We’ve grown very fond of its vernacular character; the tin was soon dressed up with several coats of paint which have kept the rust at bay these past few years, but its ‘breezy’ nature invites the wild westerlies, which slam into us off the Minch, right into the house through the inner doors. I’ve finally decided it has to be rebuilt. It will be so sad to see it come down.
When I first glimpsed the barn, walking over to it, I could see the remains of an old blue 1970’s Ford sticking out of the end wall, half-buried, beneath a collapsed garage door… But those walls! I was suddenly able to see beyond the clatter of the rusty tin roof as the wind whistled through and take in the sheer beauty of the red sandstone structure itself. Such great care and pride had once gone into the building of it – and oh, was it solid and quite magnificent!
I imagined the vicious storms these walls must have seen off, as they comforted and sheltered the livestock within. As we walked around the barn, Ross and I looked at each other and knew we were both thinking the same thing.
What a space it was – at least 50 feet long by about 20 deep; while the light streaming down through the gaping holes on the back-facing side of the roof provided natural skylights. It took my breath away. (from “Drawn to the North”)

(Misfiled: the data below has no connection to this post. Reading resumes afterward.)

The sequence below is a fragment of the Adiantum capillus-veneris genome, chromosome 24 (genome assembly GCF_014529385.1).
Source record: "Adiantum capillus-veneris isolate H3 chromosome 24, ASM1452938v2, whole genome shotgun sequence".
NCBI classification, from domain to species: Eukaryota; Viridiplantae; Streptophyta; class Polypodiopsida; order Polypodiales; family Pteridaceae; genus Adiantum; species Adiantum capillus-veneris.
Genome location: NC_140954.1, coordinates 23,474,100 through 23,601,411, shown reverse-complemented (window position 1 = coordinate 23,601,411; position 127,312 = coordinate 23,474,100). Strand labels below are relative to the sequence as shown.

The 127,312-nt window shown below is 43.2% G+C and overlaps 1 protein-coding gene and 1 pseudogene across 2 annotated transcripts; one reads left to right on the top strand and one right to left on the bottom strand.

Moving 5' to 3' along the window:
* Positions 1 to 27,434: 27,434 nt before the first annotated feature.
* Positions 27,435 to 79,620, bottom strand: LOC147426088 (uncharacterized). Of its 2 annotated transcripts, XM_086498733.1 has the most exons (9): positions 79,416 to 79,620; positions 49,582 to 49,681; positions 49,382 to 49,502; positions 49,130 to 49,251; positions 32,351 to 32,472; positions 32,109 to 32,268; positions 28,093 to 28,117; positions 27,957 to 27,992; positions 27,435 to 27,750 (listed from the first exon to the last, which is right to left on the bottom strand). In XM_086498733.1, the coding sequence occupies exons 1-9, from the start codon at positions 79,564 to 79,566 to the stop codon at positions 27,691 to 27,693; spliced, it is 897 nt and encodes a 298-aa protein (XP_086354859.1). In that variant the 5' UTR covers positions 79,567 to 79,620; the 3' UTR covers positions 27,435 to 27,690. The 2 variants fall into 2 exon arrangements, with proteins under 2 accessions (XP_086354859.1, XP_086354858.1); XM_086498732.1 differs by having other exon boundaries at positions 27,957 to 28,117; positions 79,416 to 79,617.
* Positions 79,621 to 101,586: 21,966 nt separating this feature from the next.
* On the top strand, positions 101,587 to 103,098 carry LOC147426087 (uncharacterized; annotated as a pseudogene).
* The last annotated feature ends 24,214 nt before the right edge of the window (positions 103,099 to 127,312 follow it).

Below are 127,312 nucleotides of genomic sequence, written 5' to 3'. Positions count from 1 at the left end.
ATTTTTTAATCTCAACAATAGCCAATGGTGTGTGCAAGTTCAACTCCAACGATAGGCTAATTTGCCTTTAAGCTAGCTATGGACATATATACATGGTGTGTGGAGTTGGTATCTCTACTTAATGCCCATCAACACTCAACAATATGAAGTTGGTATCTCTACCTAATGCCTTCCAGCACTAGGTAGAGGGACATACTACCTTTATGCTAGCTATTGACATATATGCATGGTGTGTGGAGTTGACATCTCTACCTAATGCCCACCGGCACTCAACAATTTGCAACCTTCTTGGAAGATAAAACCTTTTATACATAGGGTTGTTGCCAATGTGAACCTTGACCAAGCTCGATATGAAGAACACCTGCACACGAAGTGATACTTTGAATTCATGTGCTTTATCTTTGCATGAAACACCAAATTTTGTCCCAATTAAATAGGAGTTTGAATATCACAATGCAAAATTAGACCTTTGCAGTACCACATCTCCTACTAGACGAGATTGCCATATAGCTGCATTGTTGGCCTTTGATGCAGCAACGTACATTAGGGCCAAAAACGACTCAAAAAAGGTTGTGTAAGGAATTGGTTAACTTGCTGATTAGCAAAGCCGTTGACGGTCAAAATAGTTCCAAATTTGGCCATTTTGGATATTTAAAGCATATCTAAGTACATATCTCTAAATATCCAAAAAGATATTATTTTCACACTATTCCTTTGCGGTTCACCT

We soon discovered that the only safe route under-foot across this room was to tread carefully on the strip of wallpaper – the rest of the floor had almost completely rotted through, beneath the old carpet.
… and the well-preserved bedroom behind the window above – the upper floor had certainly fared better against the elements… the broken windows, while letting in new ‘winged’ residents, provided the necessary ventilation to ensure that the damp conditions (it being so battered by rain and the pretty constant winds off the Minch) didn’t take their usual toll on the bones of the house.